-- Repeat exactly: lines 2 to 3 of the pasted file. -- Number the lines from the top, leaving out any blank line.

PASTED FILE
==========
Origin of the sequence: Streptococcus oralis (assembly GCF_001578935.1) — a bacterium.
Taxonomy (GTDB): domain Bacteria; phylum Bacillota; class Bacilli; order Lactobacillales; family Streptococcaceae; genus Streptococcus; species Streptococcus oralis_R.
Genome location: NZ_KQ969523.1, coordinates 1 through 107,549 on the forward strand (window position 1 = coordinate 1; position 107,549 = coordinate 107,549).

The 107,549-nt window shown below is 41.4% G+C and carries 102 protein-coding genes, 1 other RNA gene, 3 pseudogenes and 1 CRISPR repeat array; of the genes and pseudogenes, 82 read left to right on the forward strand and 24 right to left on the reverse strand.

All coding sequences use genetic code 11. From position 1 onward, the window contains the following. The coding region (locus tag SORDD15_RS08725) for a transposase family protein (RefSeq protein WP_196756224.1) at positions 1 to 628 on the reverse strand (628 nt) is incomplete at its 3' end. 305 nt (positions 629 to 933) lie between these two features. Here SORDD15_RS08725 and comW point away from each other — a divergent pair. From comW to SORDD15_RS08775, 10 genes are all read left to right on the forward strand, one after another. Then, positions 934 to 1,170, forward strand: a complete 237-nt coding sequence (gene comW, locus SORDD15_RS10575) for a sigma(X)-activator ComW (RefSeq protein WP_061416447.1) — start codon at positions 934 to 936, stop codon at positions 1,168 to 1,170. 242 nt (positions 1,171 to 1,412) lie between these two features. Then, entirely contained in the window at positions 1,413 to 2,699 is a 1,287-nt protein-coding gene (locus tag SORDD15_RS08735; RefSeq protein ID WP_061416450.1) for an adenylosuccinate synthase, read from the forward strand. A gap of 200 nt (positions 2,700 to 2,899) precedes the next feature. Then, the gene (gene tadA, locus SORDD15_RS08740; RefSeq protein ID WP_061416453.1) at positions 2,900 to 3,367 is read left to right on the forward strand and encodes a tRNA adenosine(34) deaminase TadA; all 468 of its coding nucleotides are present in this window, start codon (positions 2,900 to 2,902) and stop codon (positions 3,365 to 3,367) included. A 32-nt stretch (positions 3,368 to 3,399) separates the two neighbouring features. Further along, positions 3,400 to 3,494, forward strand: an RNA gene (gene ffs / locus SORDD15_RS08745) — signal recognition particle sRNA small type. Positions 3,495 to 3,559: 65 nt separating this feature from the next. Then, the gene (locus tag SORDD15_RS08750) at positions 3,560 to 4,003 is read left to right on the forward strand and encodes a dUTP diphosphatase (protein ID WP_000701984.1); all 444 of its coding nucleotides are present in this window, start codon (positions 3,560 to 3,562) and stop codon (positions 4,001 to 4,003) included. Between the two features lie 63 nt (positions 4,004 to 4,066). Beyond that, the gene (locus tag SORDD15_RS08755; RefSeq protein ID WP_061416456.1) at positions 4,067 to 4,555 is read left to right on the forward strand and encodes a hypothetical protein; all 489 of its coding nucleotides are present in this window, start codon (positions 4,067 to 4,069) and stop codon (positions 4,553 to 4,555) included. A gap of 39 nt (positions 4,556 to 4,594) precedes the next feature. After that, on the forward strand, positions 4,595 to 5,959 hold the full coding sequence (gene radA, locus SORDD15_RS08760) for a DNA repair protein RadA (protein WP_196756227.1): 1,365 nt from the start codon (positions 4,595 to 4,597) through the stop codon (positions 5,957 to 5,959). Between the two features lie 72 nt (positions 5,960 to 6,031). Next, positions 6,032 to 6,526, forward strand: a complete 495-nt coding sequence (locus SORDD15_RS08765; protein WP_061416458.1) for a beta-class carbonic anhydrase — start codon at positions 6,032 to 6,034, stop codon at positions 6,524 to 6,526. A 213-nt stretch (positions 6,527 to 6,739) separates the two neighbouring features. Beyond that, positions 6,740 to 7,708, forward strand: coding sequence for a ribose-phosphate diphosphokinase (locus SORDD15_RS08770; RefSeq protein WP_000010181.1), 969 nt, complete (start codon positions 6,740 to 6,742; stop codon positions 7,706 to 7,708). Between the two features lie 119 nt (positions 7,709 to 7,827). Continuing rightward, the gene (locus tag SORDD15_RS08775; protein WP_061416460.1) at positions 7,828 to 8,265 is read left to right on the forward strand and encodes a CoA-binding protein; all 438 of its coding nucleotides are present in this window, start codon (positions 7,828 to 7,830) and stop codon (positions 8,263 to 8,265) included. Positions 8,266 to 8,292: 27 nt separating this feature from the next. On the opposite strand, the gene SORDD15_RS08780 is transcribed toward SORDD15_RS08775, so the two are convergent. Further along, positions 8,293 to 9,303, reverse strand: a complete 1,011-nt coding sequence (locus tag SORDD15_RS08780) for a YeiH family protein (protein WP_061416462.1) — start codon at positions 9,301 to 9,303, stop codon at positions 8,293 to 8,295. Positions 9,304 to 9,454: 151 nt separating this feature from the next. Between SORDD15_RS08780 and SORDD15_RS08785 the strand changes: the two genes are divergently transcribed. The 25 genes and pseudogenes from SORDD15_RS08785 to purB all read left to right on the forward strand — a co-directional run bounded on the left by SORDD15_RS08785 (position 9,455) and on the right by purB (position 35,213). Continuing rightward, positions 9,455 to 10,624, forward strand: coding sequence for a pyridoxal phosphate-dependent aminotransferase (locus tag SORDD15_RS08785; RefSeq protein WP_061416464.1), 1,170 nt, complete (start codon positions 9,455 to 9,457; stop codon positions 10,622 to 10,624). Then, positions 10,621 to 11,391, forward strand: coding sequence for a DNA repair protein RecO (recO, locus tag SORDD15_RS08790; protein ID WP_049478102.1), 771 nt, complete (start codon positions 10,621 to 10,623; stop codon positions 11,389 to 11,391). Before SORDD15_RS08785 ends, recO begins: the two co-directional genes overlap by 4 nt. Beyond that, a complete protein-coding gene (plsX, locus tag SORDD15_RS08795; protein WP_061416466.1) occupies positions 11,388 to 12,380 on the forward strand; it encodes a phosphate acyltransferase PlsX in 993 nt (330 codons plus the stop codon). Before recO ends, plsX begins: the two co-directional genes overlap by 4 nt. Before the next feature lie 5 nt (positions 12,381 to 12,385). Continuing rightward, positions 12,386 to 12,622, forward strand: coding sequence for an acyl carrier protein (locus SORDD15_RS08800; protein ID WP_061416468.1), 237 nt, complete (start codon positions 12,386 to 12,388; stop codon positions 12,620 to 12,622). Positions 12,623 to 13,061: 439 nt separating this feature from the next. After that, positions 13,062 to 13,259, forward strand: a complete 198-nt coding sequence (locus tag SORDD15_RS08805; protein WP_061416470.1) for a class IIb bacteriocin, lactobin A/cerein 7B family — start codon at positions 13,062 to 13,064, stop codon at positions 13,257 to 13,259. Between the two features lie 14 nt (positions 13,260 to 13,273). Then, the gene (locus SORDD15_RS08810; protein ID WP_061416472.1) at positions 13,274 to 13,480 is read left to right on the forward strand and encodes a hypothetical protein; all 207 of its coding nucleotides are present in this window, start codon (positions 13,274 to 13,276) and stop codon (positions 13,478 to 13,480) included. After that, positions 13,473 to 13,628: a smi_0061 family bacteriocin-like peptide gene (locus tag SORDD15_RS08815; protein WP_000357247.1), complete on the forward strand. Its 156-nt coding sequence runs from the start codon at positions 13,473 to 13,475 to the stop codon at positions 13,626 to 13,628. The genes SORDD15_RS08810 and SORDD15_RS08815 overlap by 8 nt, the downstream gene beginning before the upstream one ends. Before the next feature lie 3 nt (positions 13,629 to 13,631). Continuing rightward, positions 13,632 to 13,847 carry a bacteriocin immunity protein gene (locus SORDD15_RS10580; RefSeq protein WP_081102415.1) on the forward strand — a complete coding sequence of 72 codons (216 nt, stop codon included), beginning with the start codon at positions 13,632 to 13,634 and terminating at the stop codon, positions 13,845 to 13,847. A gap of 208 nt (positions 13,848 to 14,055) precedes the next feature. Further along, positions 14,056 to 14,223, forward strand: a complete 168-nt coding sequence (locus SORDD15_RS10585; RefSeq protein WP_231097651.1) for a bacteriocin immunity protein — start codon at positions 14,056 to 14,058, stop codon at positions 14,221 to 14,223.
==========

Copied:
Taxonomy (GTDB): domain Bacteria; phylum Bacillota; class Bacilli; order Lactobacillales; family Streptococcaceae; genus Streptococcus; species Streptococcus oralis_R.
Genome location: NZ_KQ969523.1, coordinates 1 through 107,549 on the forward strand (window position 1 = coordinate 1; position 107,549 = coordinate 107,549).